Monday, May 31, 2010


Memorial Day weekend is what I consider to be the start of the "official" mini golf season.  It's here.  It's hot.  I couldn't wait to play a pair of courses that we hadn't played before.  Within our normal radius of under an hour from home there are two sister courses that I read about last summer but never got to explore.  The Tappan Golf  Center is located in Beautiful Tappan New York.  The second course is about three miles away in Closter New Jersey.

We played the Tappan course first.  Luckily I found a parking spot under a nice shady tree as the temperature was approaching the 90* mark.  We stumbled around and finally found the mini golf office which is in the driving range.  The personality-free clerk took our money and handed out clubs and balls.  There was to be no decision-making here.  You get a club, you get a ball.  End of story.  No searching for a club that fits or feels right.  No choice of ball colors.  How can I coordinate my ball with my outfit if you don't get a choice!

Ball and club in hand, we navigated our way to the course which is clean and well maintained with mostly new greens.

The course has some difficulty to it with obligatory water, rough turf and obstacles but it is clear that this course was designed by a Spartan.  The layout is austere.  The holes are bland and repetitive.  I see now that the staff reflects the course.  I think my golf partner liked the course more than I.  I got the feeling that the owners focussed on the driving range, had a little spare land and thought the mini golf course would provide extra revenue.  There certainly were none of those nice ball retriever flags.  There were a couple of trees which provided some well-appreciated shade.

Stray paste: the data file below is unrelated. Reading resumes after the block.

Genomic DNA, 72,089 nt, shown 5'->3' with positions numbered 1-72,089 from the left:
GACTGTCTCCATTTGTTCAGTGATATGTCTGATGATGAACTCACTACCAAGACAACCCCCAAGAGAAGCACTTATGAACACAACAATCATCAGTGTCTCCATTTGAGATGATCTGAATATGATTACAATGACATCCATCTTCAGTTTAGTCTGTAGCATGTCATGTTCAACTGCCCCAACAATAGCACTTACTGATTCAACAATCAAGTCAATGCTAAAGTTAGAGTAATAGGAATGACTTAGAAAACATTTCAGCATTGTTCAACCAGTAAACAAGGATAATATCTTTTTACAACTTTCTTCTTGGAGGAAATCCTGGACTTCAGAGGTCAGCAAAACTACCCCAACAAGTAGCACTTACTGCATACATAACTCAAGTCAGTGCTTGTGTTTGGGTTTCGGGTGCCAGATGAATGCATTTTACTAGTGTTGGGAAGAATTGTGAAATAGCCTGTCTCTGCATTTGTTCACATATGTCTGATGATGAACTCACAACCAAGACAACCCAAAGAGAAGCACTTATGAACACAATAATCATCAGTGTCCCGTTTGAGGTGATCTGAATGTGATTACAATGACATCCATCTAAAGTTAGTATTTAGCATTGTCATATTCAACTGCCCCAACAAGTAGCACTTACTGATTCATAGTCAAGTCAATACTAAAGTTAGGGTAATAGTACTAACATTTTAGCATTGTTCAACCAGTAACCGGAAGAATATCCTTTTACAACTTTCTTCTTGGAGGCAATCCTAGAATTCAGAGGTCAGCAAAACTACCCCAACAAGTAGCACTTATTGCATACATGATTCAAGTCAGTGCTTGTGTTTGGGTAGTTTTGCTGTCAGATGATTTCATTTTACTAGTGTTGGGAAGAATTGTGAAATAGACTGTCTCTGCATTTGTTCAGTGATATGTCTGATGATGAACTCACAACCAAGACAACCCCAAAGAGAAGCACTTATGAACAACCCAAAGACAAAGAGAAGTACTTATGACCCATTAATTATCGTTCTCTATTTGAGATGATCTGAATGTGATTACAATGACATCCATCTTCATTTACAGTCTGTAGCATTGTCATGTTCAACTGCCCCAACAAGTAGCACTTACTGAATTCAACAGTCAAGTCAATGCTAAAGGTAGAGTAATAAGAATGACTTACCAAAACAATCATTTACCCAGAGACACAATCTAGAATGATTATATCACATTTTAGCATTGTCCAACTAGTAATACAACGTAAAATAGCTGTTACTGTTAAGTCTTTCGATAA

Once more into the drink!

Carol lost her ball about half-way through.  It appeared to have gone into some plantings but perhaps it went into the water.  We couldn't find it which meant she had to trudge back for another visit to the Golf Nazi who was not at all happy. Again there was to be no choice of ball color which meant that she returned with a ball to match mine. This is also another of those courses with no paths.  There weren't very many patrons but I can see this as a potential problem.  

Despite the well-kept greens and somewhat challenging holes, I give this place a B-.  Points off for staff and overall atmosphere.  This is a course I would go to if I had too many espressos and needed a snooze.

Tappan Golf Center
116 Route 303
Tappan, NY

Off to see the sister...

After a break for lunch and much needed hydration, we were off to Closter, NJ and our second course of the day.  I was hopeful because the photos of this place included a large giraffe.  Not in a kiddy-land way but I thought that perhaps it boded better for some mirth.  I was wrong.